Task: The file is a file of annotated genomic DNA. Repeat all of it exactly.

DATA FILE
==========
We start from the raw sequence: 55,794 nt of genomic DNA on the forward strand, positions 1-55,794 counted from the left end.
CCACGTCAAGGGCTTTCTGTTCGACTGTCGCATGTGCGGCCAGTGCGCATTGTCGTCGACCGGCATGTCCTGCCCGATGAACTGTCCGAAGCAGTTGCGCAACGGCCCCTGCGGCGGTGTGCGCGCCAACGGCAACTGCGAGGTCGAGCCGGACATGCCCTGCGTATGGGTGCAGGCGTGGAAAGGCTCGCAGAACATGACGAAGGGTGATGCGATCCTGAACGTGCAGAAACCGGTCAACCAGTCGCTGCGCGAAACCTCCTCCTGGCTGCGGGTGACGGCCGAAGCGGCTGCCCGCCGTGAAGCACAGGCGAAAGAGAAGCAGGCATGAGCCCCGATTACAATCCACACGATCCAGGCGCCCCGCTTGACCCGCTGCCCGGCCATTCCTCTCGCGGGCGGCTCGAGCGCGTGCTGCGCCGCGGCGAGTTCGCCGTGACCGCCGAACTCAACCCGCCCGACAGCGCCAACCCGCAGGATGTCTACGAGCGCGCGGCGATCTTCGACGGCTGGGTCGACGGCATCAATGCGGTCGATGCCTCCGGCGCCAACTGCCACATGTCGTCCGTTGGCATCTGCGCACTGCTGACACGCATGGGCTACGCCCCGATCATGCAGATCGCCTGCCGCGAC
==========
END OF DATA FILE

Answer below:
We start from the raw sequence: 55,794 nt of genomic DNA on the forward strand, positions 1-55,794 counted from the left end.
CCACGTCAAGGGCTTTCTGTTCGACTGTCGCATGTGCGGCCAGTGCGCATTGTCGTCGACCGGCATGTCCTGCCCGATGAACTGTCCGAAGCAGTTGCGCAACGGCCCCTGCGGCGGTGTGCGCGCCAACGGCAACTGCGAGGTCGAGCCGGACATGCCCTGCGTATGGGTGCAGGCGTGGAAAGGCTCGCAGAACATGACGAAGGGTGATGCGATCCTGAACGTGCAGAAACCGGTCAACCAGTCGCTGCGCGAAACCTCCTCCTGGCTGCGGGTGACGGCCGAAGCGGCTGCCCGCCGTGAAGCACAGGCGAAAGAGAAGCAGGCATGAGCCCCGATTACAATCCACACGATCCAGGCGCCCCGCTTGACCCGCTGCCCGGCCATTCCTCTCGCGGGCGGCTCGAGCGCGTGCTGCGCCGCGGCGAGTTCGCCGTGACCGCCGAACTCAACCCGCCCGACAGCGCCAACCCGCAGGATGTCTACGAGCGCGCGGCGATCTTCGACGGCTGGGTCGACGGCATCAATGCGGTCGATGCCTCCGGCGCCAACTGCCACATGTCGTCCGTTGGCATCTGCGCACTGCTGACACGCATGGGCTACGCCCCGATCATGCAGATCGCCTGCCGCGAC